Changing waters in Humboldt Bay: Extension Specialist Joe Tyburczy awarded funds to track ocean acidification

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Hog Island Oyster Company owner Terry Sawyer shows staff of the Ocean Protection Council how oyster seed is grown in rafts in Humboldt Bay.  Pictured L to R: Jennifer Phillips, Cyndi Dawson, Deborah Halberstadt and Sawyer. Photo credit Joe Tyburczy.
Hog Island Oyster Company owner Terry Sawyer shows staff of the Ocean Protection Council how oyster seed is grown in rafts in Humboldt Bay. Pictured L to R: Jennifer Phillips, Cyndi Dawson, Deborah Halberstadt and Sawyer. Photo credit Joe Tyburczy
December 22, 2016
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Humboldt Bay’s clean yet productive waters are one of the main reasons it is home to both extensive eelgrass beds and an expanding shellfish aquaculture industry that generates more than $10 million in sales per year.

Yet the aquaculture industry must now contend with a new threat that is altering the chemistry of seawater: ocean acidification. The impact of intensifying ocean acidification on aquaculture in Humboldt Bay, and the extent to which eelgrass may reduce these impacts, is the focus of a new project by California Sea Grant Extension Specialist Dr. Joe Tyburczy and collaborators at Humboldt State University, with funding awarded by the Ocean Protection Council.

The team, which includes industry partner Terry Sawyer of Hog Island Oyster Company, will install a state-of-the-art monitoring instrument called a Burkolator to track Humboldt Bay’s carbonate chemistry at the company’s new oyster hatchery. The researchers will place additional sensors in coastal waters outside the bay and establish the first bay-wide monitoring program for eelgrass.

“Our goal is to provide the aquaculture industry and environmental permitting agencies with data and information that will help them develop win-win scenarios – ones that allow the aquaculture industry to expand, while at the same time minimizing impacts on eelgrass and the services it provides,” said Tyburczy.

Humboldt Bay sees potential future in exporting shellfish seed and larvae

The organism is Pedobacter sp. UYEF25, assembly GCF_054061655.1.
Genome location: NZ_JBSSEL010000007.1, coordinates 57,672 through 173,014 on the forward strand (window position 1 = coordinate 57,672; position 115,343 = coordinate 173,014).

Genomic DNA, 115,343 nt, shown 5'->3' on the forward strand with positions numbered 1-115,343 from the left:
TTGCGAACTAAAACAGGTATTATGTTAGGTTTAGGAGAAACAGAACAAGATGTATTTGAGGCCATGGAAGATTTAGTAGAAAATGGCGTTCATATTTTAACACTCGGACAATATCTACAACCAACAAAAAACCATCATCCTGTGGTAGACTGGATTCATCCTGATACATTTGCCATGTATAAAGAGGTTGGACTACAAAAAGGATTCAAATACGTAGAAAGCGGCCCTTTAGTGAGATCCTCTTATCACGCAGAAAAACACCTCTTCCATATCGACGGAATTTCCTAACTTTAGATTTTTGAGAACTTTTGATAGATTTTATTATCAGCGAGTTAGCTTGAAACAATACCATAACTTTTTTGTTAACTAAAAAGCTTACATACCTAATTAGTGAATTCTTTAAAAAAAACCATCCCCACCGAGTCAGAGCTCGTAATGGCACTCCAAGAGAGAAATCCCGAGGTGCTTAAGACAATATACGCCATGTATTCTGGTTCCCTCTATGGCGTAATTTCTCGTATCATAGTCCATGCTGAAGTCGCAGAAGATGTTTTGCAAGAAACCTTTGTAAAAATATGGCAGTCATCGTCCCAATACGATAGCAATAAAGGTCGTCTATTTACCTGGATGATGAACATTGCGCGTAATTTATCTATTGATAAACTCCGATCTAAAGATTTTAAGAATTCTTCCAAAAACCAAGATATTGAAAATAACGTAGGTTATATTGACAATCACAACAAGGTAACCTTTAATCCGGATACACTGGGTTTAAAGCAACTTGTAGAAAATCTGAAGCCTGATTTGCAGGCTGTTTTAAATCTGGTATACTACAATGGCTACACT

Humboldt Bay is one of the few places that can export seed and larvae of oysters and clams anywhere on the West Coast, thanks to a monitoring program called the High Health Plan that ensures bivalves grown there are free of damaging parasites and diseases. Larvae, which are produced in hatcheries, are the earliest life-history stage of oysters and clams, and are especially susceptible to ocean acidification.

“Humboldt Bay is an excellent place to be doing this work because aquaculture is already a major, important industry here. It’s got really good growing conditions for oysters, and based on measurements taken in the region, we believe the acidity of seawater in the Bay is somewhat buffered – likely by eelgrass,” said Tyburczy, noting that shellfish hatcheries in other locations must often resort to artificially buffering acidic water with chemical additives to keep their larvae alive. “We hope to get a handle on how buffered the Bay is, how much of that buffering is done by eelgrass, and how oyster growers can get the most benefit from this natural buffering and protect their product.”

Nearly half of California’s remaining eelgrass is in Humboldt Bay

Tyburczy said protecting Humboldt Bay’s eelgrass is equally important, as it forms the basis of the ecosystem and makes up nearly half of the remaining eelgrass beds in California. Other communities have not been so lucky. In Morro Bay, eelgrass cover declined from 344 acres in 2007 to just 10 acres by 2013, a 97 percent loss in just 6 years. The project’s monitoring program will help catch any such declines in Humboldt Bay early on so that they can be addressed.

“Eelgrass is to the bay what trees are to a forest,” said Tyburczy. “It provides structure and nursery habitat for many species including fish and crabs, and makes the Bay an important food source and stopover for black brant geese and other migratory birds along the Pacific Flyway.”

“We want to quantify the ecosystem service of water buffering that eelgrass provides, by removing excess carbon dioxide from the seawater during photosynthesis. This effect will benefit not only cultivated species, but wild organisms as well,” Tyburczy said. “Another key question we will examine is whether farming adult oysters within eelgrass beds impairs this buffering function.”

The project will begin this spring with the installation of carbonate sensors, which will be led by Dr. Jeff Abell of HSU and Dr. Burke Hales of Oregon State University, inventor of the Burkolator. Data produced by these new instruments will be made freely available and streamed in real-time at the website of the Central and Northern California Ocean Observing System (CeNCOOS).

Tyburczy will lead measurement of how the carbonate chemistry of seawater changes as it flows over eelgrass beds, using the same methods employed by Dr. Tessa Hill of UC Davis in Tomales Bay and Bodega Bay with project support from California Sea Grant. Similar studies are slated to begin in Elkhorn Slough, Newport Bay, and San Diego Bay – allowing comparisons among these locations.

About California Sea Grant

NOAA’s California Sea Grant College Program funds marine research, education and outreach throughout California. Our headquarters is at Scripps Institution of Oceanography, University of California, San Diego; we are one of 33 Sea Grant programs in the National Oceanic and Atmospheric Administration (NOAA), U.S. Department of Commerce.